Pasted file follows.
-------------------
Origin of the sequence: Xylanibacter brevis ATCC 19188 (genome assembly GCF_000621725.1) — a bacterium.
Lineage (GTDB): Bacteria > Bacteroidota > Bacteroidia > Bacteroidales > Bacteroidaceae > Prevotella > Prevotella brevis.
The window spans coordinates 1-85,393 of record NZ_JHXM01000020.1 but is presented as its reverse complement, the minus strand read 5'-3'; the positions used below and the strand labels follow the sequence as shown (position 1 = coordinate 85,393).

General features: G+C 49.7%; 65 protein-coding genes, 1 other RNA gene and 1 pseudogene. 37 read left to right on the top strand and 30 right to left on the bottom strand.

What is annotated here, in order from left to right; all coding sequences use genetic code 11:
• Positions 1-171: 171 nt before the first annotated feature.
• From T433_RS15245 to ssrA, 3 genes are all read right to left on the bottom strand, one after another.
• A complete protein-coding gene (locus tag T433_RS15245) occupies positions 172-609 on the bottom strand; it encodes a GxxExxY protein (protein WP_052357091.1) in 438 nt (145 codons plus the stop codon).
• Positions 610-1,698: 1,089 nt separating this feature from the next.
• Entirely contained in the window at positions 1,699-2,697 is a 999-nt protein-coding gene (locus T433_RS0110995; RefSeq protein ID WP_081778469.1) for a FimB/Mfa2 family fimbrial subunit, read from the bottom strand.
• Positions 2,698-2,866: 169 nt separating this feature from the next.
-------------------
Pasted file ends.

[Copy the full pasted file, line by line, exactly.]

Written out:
Origin of the sequence: Xylanibacter brevis ATCC 19188 (genome assembly GCF_000621725.1) — a bacterium.
Lineage (GTDB): Bacteria > Bacteroidota > Bacteroidia > Bacteroidales > Bacteroidaceae > Prevotella > Prevotella brevis.
The window spans coordinates 1-85,393 of record NZ_JHXM01000020.1 but is presented as its reverse complement, the minus strand read 5'-3'; the positions used below and the strand labels follow the sequence as shown (position 1 = coordinate 85,393).

General features: G+C 49.7%; 65 protein-coding genes, 1 other RNA gene and 1 pseudogene. 37 read left to right on the top strand and 30 right to left on the bottom strand.

What is annotated here, in order from left to right; all coding sequences use genetic code 11:
• Positions 1-171: 171 nt before the first annotated feature.
• From T433_RS15245 to ssrA, 3 genes are all read right to left on the bottom strand, one after another.
• A complete protein-coding gene (locus tag T433_RS15245) occupies positions 172-609 on the bottom strand; it encodes a GxxExxY protein (protein WP_052357091.1) in 438 nt (145 codons plus the stop codon).
• Positions 610-1,698: 1,089 nt separating this feature from the next.
• Entirely contained in the window at positions 1,699-2,697 is a 999-nt protein-coding gene (locus T433_RS0110995; RefSeq protein ID WP_081778469.1) for a FimB/Mfa2 family fimbrial subunit, read from the bottom strand.
• Positions 2,698-2,866: 169 nt separating this feature from the next.